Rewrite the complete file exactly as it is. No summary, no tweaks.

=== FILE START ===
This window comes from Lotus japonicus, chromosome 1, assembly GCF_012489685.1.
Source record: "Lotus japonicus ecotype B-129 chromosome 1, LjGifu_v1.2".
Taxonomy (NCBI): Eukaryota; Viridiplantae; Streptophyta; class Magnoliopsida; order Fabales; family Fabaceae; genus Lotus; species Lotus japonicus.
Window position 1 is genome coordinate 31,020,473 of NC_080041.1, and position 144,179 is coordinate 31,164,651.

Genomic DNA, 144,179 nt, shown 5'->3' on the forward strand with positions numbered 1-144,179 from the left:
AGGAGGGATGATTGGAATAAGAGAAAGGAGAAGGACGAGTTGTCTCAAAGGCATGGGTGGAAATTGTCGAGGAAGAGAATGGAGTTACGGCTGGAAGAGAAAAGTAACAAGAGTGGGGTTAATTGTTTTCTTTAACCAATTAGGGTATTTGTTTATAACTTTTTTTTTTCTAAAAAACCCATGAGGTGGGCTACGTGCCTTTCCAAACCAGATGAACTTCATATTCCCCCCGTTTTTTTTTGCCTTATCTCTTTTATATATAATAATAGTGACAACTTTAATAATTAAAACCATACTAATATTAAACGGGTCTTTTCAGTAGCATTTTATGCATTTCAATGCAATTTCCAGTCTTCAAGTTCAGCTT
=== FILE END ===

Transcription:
This window comes from Lotus japonicus, chromosome 1, assembly GCF_012489685.1.
Source record: "Lotus japonicus ecotype B-129 chromosome 1, LjGifu_v1.2".
Taxonomy (NCBI): Eukaryota; Viridiplantae; Streptophyta; class Magnoliopsida; order Fabales; family Fabaceae; genus Lotus; species Lotus japonicus.
Window position 1 is genome coordinate 31,020,473 of NC_080041.1, and position 144,179 is coordinate 31,164,651.

Genomic DNA, 144,179 nt, shown 5'->3' on the forward strand with positions numbered 1-144,179 from the left:
AGGAGGGATGATTGGAATAAGAGAAAGGAGAAGGACGAGTTGTCTCAAAGGCATGGGTGGAAATTGTCGAGGAAGAGAATGGAGTTACGGCTGGAAGAGAAAAGTAACAAGAGTGGGGTTAATTGTTTTCTTTAACCAATTAGGGTATTTGTTTATAACTTTTTTTTTTCTAAAAAACCCATGAGGTGGGCTACGTGCCTTTCCAAACCAGATGAACTTCATATTCCCCCCGTTTTTTTTTGCCTTATCTCTTTTATATATAATAATAGTGACAACTTTAATAATTAAAACCATACTAATATTAAACGGGTCTTTTCAGTAGCATTTTATGCATTTCAATGCAATTTCCAGTCTTCAAGTTCAGCTT